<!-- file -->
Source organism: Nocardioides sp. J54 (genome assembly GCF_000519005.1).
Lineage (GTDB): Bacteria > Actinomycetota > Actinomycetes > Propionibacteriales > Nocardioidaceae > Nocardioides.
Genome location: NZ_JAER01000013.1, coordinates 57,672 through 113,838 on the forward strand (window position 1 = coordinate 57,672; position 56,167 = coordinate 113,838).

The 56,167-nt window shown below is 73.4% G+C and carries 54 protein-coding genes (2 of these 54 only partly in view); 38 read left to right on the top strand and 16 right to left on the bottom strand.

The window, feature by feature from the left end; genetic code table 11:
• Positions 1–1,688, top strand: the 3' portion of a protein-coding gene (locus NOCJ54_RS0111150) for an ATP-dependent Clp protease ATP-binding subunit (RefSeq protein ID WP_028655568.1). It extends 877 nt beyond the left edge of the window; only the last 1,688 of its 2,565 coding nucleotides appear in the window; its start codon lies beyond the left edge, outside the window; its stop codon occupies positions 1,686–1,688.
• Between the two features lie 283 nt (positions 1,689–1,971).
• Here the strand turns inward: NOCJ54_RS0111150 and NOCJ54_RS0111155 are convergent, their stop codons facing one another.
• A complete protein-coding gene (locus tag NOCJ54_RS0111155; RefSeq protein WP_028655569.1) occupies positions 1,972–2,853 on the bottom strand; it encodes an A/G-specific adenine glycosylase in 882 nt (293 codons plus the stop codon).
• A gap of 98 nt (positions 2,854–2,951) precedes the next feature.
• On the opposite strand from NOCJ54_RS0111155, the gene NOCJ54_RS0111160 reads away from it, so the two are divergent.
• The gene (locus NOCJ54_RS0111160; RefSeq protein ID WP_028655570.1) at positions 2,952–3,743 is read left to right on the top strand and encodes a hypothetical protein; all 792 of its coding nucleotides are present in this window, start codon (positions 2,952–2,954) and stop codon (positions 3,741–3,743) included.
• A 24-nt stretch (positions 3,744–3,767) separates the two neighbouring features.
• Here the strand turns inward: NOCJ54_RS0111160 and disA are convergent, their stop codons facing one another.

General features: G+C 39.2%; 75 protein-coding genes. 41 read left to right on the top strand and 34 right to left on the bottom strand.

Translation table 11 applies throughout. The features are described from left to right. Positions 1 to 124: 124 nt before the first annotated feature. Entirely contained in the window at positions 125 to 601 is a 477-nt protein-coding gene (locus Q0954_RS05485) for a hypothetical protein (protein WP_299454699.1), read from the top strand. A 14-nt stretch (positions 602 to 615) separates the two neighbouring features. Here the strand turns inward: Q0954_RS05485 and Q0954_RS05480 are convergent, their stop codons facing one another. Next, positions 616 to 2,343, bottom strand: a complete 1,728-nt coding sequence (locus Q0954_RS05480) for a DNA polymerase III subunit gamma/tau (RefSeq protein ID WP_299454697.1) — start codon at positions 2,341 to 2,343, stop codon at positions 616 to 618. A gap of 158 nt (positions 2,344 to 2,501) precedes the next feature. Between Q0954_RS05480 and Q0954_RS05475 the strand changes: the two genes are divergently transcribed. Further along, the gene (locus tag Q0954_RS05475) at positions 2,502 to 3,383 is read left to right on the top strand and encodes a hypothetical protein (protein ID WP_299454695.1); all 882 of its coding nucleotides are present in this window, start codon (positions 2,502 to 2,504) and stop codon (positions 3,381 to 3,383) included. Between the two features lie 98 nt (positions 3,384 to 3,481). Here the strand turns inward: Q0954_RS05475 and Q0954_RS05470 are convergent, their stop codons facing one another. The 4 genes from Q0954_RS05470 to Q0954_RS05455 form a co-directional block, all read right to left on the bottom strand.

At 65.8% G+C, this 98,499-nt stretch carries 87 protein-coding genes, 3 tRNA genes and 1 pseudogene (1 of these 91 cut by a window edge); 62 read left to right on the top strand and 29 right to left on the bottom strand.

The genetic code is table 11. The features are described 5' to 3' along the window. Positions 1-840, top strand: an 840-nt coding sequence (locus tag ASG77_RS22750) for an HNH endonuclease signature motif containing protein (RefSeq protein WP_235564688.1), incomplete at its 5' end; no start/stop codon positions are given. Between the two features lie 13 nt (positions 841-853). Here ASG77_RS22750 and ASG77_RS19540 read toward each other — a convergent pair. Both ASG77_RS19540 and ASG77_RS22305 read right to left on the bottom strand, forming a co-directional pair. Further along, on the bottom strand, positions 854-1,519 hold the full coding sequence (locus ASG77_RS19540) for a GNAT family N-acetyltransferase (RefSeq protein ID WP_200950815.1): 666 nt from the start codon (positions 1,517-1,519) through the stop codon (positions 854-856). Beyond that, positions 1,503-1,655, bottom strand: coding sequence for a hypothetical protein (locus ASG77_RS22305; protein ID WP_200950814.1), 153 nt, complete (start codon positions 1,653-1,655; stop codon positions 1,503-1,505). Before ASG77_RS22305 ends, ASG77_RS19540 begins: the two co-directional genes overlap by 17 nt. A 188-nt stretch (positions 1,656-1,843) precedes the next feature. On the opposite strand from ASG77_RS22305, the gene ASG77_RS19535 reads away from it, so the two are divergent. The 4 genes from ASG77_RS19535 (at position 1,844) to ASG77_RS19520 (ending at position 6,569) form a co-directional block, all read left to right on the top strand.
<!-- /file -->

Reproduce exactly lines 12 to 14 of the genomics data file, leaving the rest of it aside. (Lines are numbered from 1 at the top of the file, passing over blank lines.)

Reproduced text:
• The gene (locus NOCJ54_RS0111160; RefSeq protein ID WP_028655570.1) at positions 2,952–3,743 is read left to right on the top strand and encodes a hypothetical protein; all 792 of its coding nucleotides are present in this window, start codon (positions 2,952–2,954) and stop codon (positions 3,741–3,743) included.
• A 24-nt stretch (positions 3,744–3,767) separates the two neighbouring features.
• Here the strand turns inward: NOCJ54_RS0111160 and disA are convergent, their stop codons facing one another.